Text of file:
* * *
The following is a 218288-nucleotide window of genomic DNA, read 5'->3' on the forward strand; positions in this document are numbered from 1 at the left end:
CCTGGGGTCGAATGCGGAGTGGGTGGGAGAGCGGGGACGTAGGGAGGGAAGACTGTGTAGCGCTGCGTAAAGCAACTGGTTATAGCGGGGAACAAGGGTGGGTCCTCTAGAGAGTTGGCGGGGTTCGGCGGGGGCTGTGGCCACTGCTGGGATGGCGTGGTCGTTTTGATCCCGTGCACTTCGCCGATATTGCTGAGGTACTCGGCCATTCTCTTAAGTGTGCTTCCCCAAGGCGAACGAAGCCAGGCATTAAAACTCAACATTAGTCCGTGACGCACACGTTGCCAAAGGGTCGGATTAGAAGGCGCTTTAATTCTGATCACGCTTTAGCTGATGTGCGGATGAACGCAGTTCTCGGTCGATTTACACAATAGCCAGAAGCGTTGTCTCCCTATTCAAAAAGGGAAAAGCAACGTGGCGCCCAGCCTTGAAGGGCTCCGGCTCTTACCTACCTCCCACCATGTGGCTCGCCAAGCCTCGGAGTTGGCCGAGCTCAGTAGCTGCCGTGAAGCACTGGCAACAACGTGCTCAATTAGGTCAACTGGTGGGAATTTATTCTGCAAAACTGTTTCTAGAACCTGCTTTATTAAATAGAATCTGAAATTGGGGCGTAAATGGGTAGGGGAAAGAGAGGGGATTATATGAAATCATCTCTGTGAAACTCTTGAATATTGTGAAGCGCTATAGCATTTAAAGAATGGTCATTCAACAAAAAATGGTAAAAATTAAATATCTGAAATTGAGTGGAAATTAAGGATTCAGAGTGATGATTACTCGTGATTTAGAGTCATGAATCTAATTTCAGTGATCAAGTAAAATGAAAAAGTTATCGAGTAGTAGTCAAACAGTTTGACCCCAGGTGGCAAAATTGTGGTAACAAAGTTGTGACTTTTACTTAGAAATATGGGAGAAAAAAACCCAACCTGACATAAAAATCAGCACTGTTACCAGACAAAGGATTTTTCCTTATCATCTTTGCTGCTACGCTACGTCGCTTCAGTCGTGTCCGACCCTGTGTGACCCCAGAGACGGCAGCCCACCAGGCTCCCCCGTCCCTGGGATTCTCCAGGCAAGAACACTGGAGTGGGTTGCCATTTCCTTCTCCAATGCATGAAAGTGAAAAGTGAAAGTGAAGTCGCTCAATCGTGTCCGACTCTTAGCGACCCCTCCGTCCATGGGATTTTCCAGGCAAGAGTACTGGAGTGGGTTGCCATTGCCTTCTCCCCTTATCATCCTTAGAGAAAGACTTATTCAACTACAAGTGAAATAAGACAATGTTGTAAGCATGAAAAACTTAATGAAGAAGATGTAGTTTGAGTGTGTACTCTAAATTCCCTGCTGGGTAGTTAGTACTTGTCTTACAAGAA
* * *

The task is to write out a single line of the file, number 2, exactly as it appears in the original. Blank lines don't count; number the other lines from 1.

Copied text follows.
CCTGGGGTCGAATGCGGAGTGGGTGGGAGAGCGGGGACGTAGGGAGGGAAGACTGTGTAGCGCTGCGTAAAGCAACTGGTTATAGCGGGGAACAAGGGTGGGTCCTCTAGAGAGTTGGCGGGGTTCGGCGGGGGCTGTGGCCACTGCTGGGATGGCGTGGTCGTTTTGATCCCGTGCACTTCGCCGATATTGCTGAGGTACTCGGCCATTCTCTTAAGTGTGCTTCCCCAAGGCGAACGAAGCCAGGCATTAAAACTCAACATTAGTCCGTGACGCACACGTTGCCAAAGGGTCGGATTAGAAGGCGCTTTAATTCTGATCACGCTTTAGCTGATGTGCGGATGAACGCAGTTCTCGGTCGATTTACACAATAGCCAGAAGCGTTGTCTCCCTATTCAAAAAGGGAAAAGCAACGTGGCGCCCAGCCTTGAAGGGCTCCGGCTCTTACCTACCTCCCACCATGTGGCTCGCCAAGCCTCGGAGTTGGCCGAGCTCAGTAGCTGCCGTGAAGCACTGGCAACAACGTGCTCAATTAGGTCAACTGGTGGGAATTTATTCTGCAAAACTGTTTCTAGAACCTGCTTTATTAAATAGAATCTGAAATTGGGGCGTAAATGGGTAGGGGAAAGAGAGGGGATTATATGAAATCATCTCTGTGAAACTCTTGAATATTGTGAAGCGCTATAGCATTTAAAGAATGGTCATTCAACAAAAAATGGTAAAAATTAAATATCTGAAATTGAGTGGAAATTAAGGATTCAGAGTGATGATTACTCGTGATTTAGAGTCATGAATCTAATTTCAGTGATCAAGTAAAATGAAAAAGTTATCGAGTAGTAGTCAAACAGTTTGACCCCAGGTGGCAAAATTGTGGTAACAAAGTTGTGACTTTTACTTAGAAATATGGGAGAAAAAAACCCAACCTGACATAAAAATCAGCACTGTTACCAGACAAAGGATTTTTCCTTATCATCTTTGCTGCTACGCTACGTCGCTTCAGTCGTGTCCGACCCTGTGTGACCCCAGAGACGGCAGCCCACCAGGCTCCCCCGTCCCTGGGATTCTCCAGGCAAGAACACTGGAGTGGGTTGCCATTTCCTTCTCCAATGCATGAAAGTGAAAAGTGAAAGTGAAGTCGCTCAATCGTGTCCGACTCTTAGCGACCCCTCCGTCCATGGGATTTTCCAGGCAAGAGTACTGGAGTGGGTTGCCATTGCCTTCTCCCCTTATCATCCTTAGAGAAAGACTTATTCAACTACAAGTGAAATAAGACAATGTTGTAAGCATGAAAAACTTAATGAAGAAGATGTAGTTTGAGTGTGTACTCTAAATTCCCTGCTGGGTAGTTAGTACTTGTCTTACAAGAA